“However, scenarios like a full blockade or a Chinese invasion, although low likelihood, have a high impact. Especially due to the role China and Taiwan play in global supply chains, regionally and globally,” Carlstedt said.

A future blockade would cause major disruption to shipping between northeast Asia and the US and Europe, requiring costly rerouting, he warned. “A blockade would cause major disruption to manufacturing of technology, vehicles, machinery and electronics,” he said.

A conflict between the US and China would lead to major global supply chain disruption, continued Carlstedt. “A high intensity conflict would be long lasting and highly destructive, and essentially grim for everyone involved. It would impact severe damage on the world economy and potentially lead to a global economic depression. Globally, clients are beginning to realise that Asia is the lynchpin in global supply chains,” he said.

Increased geopolitical tensions over China and Taiwan will have particular implications for the semiconductor industry, which is an integral part of the modern economy and vital for the automotive, telecoms, electronics, healthcare, energy and defence sectors, according to Dragonfly Asia analyst Max Romer.

Taiwanese firms are leading manufacturers of semiconductors, while Chinese companies play a key role in chip manufacturing and the overall value chain, including testing and packaging, he noted. China also dominates the rare earth minerals industry, which is essential for producing semiconductors.

US President Joe Biden has signed an executive order to implement the $52.7bn semiconductor chips manufacturing subsidy and research law. The new legislation aims to reduce reliance on foreign chip manufacturing by subsidising US chip manufacturers and research funding.

But chip manufacturing continues to be concentrated in a small number of firms in southeast Asia and it will take decades for diversification efforts to have an effect, according to Romer.

“What we have been seeing these past few years is the start of the process, with a clear end goal, where both sides are less vulnerable to each other, and this has been accelerated by Russia-Ukraine,” said Barbara Kelmen, a security analyst at Dragonfly.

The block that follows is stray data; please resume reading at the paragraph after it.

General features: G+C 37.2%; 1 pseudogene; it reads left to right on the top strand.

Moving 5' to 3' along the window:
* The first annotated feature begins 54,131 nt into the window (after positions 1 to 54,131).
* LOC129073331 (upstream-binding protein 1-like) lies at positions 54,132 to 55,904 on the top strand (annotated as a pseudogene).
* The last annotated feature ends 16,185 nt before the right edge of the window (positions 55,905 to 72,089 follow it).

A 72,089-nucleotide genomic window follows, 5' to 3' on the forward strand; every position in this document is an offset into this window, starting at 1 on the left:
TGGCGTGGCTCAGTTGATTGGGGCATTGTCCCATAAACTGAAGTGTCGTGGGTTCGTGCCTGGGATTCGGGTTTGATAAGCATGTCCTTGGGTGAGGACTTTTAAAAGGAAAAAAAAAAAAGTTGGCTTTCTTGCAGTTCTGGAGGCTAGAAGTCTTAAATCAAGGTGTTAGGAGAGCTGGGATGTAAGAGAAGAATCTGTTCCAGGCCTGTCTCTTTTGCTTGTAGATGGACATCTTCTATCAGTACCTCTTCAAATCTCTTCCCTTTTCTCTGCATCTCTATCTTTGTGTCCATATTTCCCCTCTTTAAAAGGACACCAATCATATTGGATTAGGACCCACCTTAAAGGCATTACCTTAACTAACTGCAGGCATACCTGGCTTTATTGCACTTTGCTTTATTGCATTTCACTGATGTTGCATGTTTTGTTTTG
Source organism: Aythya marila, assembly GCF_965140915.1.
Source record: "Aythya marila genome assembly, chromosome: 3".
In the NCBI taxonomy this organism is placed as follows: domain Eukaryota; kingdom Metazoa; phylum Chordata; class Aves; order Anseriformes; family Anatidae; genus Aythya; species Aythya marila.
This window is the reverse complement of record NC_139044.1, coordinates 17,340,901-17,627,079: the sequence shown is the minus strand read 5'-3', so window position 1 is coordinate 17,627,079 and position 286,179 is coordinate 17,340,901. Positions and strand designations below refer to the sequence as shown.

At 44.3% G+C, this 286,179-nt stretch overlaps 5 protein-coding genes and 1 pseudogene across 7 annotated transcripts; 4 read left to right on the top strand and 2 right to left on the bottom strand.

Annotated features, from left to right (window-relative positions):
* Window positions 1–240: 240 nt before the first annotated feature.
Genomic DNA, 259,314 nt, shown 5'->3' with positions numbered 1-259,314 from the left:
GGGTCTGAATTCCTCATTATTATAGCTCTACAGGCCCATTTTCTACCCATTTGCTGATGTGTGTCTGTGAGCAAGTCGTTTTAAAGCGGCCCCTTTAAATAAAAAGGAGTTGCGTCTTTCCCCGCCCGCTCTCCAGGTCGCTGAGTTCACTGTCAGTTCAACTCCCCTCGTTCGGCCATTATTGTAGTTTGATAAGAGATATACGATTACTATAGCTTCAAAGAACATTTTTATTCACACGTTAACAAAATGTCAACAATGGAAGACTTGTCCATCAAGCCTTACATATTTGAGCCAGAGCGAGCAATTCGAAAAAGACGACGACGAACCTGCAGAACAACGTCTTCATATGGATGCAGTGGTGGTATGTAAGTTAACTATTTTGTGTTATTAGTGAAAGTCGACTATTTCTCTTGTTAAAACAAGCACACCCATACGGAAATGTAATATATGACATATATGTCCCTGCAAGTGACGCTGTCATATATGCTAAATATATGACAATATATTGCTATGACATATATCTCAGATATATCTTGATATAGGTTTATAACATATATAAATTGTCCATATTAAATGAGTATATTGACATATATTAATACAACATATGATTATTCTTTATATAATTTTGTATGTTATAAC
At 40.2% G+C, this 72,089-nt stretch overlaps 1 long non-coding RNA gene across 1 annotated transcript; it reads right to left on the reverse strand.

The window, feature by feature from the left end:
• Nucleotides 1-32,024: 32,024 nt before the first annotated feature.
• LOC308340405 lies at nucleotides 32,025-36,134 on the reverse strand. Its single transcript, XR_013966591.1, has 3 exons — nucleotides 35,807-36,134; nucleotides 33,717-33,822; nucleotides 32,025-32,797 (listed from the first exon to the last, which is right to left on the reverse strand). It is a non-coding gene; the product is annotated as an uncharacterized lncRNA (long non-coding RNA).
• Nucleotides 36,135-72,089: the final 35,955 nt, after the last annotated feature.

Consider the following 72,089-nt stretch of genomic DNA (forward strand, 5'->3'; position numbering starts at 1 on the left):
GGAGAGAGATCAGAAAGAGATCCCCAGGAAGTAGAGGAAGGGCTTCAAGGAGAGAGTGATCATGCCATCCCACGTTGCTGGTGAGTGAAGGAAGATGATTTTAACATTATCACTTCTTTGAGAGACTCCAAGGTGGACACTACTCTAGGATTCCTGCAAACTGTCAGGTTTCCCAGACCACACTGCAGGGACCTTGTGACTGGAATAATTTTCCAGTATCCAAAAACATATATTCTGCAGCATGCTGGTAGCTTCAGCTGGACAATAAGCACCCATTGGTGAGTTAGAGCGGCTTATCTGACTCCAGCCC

Romer added: “It is hard to get China completely out of the semiconductor value chain and, vice versa, to get the US out of the value chain. This is more complicated than just a few key countries and firms. Basically the US, Taiwan, Korea and Japan are very good at chip design and manufacturing, and China is important for rare earth minerals, testing and packaging, which are also key steps. You can see how intricately intwined the value chain is.”

Romer said the risk of semiconductor shortages remains high, with current shortfalls expected to last until at least mid-2023. Semiconductor prices have already risen by 10%-20% for some providers during the past year, while bringing the value chain closer to home could ultimately cost $45bn-$120bn each year in lost efficiency, he said.

“The risk of disruption is going up, while localisation and diversification means that costs will go up significantly as efficiency goes down. We are likely to see in this industry that shortages over the next five years are more likely than not to continue. It will take years to reroute and it is a process that will be incomplete, as some manufacturing locations in China are simply too competitive,” he said.

Romer said Taiwan’s semiconductor industry is an attractive target for China. “There is an economic incentive for China to invade Taiwan as it would fill the gaps in its semiconductor value chain. It’s the missing piece for China to reach autonomy in its domestic technology sector,” he said.

However, he noted that a full-scale invasion would be high risk. He believes it is more likely that China will look to drain Taiwan’s economic capabilities while trying to catch up with its own semiconductor manufacturing, Romer said.

He added that if China closes the semiconductor manufacturing gap by 2030 and continues to dominate the rare earth sector, it would have a powerful sanctions tool against western governments and firms.